In this article, you will learn:
- Options available to divorcing couples
- How disagreements are settled throughout a divorce
- The general timeline of divorce proceedings
The options available depend on the couple’s objectives. When somebody first approaches me, I go through a series of basic questions like are there children, what are the assets, are you both employed, is everybody safe? That’s the key one, because if any form of domestic abuse or violence takes place, that can radically change the direction of just the first steps in the case from the very beginning.
Once the basic questions are in place, we start to dig a little deeper and get more into the motivation for divorce and maybe some of the client’s objectives on the backend where it all had begun. Circumstances involving kids tend to be a little more complicated only because more work is to be done. As a father myself and a divorced father, I never wanted to be without my kids. But the prevailing reality of divorce is that that’s going to happen. And it’s a matter of finding and determining what’s in the best interest of the client and the children as far as outcome is concerned.
What Happens When Spouses Cannot Agree On Matters Throughout The Divorce?
The backend of every divorce is a trial. So for every issue, whether it’s all of them or some of them where parties can’t find agreement, Minnesota does require mediation to be used before litigation proceeds with very few exceptions. So, in the best-case scenario, if the parties are mutually motivated to divorce, they can agree on most of the issues; perhaps mediation resolves the last couple. Having counsel on both sides is obviously a great benefit as well because they have an idea of how the courts are going to rule on these issues and how evidence makes sense etc.
The troublesome thing is that it only takes one party to throw everything off the rails. If one party wants to be obstructive while still acting ethically, they just can’t agree on terms, there’s nothing you can do about that. That’s where the trial process eventually starts. My objective for every one of my cases is to not see a trial because they are extremely expensive, time-consuming, and the results will never be satisfying with very few exceptions. This is especially true compared to what the parties are capable of achieving either on their own or through the assistance of others for themselves. Even if they’re a little bitter, as far as the actual agreements are concerned, those outcomes are always preferable because up to a certain point and all the way up to a trial, the client has at least some degree of authorship over the outcome. Once it gets to trial, it goes into a black box, and the change is complete. You never know what you’re going to get. You can have an idea, but you’re leaving it to somebody else to decide what’s best for you and your family, even if that family is breaking, and that can be difficult.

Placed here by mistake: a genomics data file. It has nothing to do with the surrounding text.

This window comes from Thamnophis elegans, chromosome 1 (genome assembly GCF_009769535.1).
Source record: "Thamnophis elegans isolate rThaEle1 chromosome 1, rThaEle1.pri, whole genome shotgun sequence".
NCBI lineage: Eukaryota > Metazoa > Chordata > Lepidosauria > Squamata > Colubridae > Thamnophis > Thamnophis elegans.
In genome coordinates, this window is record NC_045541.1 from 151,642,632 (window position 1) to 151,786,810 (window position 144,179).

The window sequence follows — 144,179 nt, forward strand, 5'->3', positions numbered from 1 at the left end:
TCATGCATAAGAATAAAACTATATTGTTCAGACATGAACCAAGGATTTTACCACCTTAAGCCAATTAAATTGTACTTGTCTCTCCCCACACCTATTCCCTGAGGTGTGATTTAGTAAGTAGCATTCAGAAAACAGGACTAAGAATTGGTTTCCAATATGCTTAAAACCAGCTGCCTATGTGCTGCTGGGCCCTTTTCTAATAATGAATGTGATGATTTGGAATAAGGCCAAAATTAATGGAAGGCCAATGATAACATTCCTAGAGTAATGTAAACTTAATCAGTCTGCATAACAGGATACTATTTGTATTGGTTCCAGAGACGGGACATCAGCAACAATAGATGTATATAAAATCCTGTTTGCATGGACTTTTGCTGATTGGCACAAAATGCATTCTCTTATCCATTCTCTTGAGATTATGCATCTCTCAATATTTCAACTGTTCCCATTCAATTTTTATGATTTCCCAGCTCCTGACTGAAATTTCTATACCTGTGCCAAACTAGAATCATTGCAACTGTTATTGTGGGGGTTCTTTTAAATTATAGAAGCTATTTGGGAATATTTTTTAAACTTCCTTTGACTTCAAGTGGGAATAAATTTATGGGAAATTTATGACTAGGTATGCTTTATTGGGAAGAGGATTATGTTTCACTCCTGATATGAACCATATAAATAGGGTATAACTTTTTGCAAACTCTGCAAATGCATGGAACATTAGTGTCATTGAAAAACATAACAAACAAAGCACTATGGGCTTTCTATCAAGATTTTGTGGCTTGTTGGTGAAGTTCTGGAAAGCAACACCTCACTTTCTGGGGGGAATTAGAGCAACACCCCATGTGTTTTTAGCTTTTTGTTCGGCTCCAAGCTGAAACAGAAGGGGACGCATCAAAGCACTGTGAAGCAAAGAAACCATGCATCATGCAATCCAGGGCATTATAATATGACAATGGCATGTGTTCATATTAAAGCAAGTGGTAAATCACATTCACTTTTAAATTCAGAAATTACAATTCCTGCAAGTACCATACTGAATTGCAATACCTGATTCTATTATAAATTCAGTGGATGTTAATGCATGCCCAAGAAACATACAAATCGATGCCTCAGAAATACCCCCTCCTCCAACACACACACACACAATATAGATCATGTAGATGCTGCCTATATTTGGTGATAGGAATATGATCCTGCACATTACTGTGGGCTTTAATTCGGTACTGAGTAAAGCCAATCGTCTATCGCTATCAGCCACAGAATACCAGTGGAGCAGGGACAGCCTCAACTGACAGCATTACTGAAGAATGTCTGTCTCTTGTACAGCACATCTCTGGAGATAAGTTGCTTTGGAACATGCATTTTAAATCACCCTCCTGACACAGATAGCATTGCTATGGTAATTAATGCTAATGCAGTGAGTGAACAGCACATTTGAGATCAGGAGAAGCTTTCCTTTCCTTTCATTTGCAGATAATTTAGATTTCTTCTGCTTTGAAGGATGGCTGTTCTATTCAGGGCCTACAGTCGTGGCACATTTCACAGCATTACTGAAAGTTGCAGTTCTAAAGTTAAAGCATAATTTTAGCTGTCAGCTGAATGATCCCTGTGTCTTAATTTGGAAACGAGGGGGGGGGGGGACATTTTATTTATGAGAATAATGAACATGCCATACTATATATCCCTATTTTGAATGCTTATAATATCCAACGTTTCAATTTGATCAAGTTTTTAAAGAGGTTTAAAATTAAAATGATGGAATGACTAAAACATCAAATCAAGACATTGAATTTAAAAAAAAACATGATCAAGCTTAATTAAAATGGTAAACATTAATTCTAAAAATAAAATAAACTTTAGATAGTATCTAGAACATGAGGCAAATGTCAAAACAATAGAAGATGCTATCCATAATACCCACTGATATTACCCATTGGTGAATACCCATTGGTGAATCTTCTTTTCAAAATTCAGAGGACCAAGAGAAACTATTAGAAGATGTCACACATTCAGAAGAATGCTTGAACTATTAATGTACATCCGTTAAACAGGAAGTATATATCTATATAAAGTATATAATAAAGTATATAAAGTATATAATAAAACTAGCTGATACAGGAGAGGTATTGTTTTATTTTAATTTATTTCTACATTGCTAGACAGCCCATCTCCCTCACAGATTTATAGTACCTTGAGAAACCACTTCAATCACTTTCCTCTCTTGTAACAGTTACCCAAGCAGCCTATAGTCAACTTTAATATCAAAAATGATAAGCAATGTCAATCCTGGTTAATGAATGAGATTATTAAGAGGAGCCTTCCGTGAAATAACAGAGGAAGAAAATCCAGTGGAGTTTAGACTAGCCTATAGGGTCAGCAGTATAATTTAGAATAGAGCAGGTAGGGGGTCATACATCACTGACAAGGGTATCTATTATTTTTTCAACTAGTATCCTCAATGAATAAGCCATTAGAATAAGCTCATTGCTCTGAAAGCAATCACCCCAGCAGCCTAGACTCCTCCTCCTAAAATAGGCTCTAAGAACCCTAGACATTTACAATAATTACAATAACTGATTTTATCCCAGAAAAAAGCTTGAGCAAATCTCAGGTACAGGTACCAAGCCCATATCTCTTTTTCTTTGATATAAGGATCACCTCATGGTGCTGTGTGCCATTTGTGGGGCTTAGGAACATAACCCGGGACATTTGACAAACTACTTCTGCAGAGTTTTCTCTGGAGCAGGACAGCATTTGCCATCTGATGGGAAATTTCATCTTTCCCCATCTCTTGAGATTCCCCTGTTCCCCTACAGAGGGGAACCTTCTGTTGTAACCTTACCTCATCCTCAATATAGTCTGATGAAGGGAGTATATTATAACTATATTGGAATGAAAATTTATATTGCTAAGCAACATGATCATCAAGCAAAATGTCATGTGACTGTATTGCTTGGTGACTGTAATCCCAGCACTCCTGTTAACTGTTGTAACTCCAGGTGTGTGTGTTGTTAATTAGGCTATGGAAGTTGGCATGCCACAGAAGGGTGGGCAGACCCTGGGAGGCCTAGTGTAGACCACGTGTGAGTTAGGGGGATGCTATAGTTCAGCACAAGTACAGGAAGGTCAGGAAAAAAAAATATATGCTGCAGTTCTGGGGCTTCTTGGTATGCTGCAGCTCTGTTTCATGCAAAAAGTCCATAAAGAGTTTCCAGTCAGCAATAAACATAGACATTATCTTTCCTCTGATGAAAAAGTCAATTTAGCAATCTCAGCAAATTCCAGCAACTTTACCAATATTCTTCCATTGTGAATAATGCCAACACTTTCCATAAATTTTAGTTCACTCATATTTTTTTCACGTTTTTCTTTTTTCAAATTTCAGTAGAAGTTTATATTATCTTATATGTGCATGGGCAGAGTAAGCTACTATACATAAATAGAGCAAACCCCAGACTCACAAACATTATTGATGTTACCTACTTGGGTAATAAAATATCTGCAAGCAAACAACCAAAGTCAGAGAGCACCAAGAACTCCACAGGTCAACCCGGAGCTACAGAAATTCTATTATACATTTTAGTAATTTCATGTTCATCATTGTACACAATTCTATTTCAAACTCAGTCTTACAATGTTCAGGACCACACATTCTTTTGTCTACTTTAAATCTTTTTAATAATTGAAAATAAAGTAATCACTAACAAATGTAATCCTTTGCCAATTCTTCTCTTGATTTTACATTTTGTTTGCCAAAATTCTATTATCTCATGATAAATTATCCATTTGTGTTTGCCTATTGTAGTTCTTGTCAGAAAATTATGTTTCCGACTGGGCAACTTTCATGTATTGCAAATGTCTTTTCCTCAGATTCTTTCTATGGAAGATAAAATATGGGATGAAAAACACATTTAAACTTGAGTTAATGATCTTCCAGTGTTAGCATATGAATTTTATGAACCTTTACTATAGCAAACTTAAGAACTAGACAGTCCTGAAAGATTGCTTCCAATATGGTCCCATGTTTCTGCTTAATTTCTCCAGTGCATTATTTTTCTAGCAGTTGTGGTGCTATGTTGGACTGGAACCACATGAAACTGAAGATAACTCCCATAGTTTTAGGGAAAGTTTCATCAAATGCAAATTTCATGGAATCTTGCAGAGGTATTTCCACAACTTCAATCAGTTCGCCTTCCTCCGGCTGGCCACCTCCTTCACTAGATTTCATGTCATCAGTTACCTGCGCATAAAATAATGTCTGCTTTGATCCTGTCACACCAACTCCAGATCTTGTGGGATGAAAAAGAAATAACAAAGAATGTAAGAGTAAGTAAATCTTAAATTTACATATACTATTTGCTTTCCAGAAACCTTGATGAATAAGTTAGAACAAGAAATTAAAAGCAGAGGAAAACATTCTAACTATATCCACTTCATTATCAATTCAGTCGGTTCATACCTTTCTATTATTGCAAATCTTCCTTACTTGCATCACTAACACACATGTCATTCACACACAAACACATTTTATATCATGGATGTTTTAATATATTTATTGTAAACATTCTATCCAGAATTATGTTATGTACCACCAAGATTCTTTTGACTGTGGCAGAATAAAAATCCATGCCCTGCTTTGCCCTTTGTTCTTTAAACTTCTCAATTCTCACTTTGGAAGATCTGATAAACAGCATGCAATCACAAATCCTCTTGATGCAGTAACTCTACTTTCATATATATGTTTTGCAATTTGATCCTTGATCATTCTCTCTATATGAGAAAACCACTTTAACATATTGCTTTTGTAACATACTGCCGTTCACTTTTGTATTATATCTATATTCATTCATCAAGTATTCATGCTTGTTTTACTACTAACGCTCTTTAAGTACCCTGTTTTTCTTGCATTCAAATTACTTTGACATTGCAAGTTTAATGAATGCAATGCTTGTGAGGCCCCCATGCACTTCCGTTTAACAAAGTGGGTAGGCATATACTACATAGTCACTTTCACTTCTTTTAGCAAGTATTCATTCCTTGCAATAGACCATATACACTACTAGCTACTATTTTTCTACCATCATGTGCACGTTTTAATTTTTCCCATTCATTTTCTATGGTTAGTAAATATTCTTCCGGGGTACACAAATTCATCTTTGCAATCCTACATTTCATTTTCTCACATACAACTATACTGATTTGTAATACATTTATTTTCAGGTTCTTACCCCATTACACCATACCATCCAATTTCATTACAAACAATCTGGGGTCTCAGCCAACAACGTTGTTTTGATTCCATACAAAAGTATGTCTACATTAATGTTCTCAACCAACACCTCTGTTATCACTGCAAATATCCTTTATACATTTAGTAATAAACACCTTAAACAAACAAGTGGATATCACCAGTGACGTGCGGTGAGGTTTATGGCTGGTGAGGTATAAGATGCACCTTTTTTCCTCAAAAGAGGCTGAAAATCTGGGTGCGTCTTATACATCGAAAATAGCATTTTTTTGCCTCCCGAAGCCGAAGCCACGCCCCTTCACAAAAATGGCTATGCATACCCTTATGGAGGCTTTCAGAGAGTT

The Timeline Of The Divorce Until The Decree Is Finalized
The timeline can be open-ended. Most divorce cases are finished within nine months. That’s if it goes all the way from first filing to trial. Now, there are things that can happen in-between there. Whether there’s a custody evaluation, how extensive the discovery is, if there’s temporary motion practice, if there’s abuse, things can change. But, typically speaking, you’re looking at about a nine-month horizon. As far as the process is concerned, one party can serve another party in Minnesota with divorce papers without filing with the court first. That’s because, in civil actions in Minnesota, we’re very keen, by statute, to identify the issue in front of the other side and allow the parties to try to work on it and resolve it for themselves.